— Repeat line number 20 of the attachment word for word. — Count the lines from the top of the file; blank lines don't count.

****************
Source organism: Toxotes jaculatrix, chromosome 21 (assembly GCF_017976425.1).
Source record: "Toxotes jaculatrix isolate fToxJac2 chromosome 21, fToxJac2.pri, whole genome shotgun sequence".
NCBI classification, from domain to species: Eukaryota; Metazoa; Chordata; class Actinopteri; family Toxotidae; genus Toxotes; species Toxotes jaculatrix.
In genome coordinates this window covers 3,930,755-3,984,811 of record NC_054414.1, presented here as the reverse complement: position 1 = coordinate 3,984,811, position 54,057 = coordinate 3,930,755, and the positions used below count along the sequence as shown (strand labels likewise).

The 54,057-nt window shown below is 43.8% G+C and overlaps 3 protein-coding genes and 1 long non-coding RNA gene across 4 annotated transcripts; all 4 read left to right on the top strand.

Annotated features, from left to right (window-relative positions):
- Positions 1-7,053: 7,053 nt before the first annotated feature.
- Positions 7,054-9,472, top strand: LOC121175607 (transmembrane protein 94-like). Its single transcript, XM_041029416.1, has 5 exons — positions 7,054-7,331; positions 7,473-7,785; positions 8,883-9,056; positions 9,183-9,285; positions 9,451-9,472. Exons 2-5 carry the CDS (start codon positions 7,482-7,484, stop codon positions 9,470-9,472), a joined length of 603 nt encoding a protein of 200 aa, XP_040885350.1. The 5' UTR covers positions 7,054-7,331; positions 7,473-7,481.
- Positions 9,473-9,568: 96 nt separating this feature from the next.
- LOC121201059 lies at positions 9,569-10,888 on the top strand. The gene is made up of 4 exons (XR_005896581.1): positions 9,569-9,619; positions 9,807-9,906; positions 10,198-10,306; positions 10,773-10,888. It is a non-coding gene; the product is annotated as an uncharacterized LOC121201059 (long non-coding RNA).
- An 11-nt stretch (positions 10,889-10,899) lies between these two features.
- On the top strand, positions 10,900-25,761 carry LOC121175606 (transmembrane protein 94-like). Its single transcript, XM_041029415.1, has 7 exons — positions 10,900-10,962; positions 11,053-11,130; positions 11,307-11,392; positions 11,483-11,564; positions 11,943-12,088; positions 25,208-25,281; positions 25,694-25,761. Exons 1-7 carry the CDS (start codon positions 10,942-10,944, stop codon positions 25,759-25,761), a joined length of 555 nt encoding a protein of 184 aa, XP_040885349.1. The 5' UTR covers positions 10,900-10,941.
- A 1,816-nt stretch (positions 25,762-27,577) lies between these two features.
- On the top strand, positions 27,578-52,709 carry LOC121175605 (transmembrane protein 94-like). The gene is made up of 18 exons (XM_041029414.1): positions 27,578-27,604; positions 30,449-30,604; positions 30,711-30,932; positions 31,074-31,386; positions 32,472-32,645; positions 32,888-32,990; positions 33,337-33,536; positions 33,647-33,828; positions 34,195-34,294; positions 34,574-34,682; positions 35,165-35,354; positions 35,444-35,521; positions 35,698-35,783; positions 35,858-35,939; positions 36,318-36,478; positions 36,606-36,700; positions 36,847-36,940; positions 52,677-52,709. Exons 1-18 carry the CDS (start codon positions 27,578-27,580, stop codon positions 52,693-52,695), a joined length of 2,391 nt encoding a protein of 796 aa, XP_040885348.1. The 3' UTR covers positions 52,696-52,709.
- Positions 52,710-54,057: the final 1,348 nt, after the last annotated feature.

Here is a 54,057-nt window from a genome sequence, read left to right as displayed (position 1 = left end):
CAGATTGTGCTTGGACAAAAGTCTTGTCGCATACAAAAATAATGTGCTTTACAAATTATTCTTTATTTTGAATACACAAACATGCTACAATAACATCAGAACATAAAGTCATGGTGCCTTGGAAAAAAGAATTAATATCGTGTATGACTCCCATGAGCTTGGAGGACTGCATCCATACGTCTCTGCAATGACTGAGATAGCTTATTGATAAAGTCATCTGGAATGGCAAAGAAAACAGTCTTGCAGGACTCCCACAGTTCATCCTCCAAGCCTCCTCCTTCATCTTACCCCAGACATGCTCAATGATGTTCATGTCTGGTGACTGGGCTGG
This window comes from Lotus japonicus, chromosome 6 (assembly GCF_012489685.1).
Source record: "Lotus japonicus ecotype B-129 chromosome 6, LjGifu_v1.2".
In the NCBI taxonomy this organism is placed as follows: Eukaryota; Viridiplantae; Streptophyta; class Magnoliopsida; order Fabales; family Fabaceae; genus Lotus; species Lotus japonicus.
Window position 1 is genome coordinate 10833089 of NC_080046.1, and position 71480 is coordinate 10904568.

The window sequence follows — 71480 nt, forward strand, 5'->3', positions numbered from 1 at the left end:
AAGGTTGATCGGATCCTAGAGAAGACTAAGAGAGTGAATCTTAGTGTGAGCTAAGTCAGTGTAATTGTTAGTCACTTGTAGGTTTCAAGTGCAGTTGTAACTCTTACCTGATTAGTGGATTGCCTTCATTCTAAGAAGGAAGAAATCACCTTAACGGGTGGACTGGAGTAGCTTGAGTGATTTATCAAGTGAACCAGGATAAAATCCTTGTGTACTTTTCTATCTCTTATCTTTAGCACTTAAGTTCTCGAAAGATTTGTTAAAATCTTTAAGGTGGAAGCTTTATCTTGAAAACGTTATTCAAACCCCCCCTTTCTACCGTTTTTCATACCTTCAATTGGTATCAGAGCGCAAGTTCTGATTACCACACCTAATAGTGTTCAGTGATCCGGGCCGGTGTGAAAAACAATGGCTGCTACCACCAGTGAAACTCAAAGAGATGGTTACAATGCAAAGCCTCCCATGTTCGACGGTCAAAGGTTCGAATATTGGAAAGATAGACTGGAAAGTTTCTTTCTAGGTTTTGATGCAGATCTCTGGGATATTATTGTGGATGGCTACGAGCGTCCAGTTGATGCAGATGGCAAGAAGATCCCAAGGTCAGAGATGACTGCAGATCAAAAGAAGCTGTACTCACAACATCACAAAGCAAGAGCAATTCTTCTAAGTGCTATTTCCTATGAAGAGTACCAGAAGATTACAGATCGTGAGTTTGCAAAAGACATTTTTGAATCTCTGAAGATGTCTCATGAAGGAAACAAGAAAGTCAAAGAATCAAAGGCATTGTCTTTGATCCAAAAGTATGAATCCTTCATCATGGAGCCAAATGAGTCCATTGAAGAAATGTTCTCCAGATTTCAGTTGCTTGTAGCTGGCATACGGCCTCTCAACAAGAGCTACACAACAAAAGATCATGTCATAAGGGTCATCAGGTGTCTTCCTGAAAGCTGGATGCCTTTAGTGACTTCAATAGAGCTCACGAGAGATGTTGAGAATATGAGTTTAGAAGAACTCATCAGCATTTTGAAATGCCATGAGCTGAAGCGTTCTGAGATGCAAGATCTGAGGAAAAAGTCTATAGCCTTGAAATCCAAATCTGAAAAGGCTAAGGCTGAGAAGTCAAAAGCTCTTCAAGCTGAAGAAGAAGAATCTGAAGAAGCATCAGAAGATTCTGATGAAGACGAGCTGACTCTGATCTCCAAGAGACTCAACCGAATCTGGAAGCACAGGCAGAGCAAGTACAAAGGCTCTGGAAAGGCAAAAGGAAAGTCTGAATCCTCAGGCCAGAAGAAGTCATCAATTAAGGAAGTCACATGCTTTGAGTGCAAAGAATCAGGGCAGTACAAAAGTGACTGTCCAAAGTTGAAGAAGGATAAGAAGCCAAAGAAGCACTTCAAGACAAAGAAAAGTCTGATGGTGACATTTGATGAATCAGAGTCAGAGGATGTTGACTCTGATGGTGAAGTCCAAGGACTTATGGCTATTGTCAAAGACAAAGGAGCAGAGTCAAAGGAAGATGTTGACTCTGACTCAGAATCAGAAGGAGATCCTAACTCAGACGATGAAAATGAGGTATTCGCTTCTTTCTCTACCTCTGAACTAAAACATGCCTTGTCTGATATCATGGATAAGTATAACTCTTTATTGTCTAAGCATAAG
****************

In the NCBI taxonomy this organism is placed as follows: Eukaryota; Viridiplantae; Streptophyta; class Magnoliopsida; order Fabales; family Fabaceae; genus Lotus; species Lotus japonicus.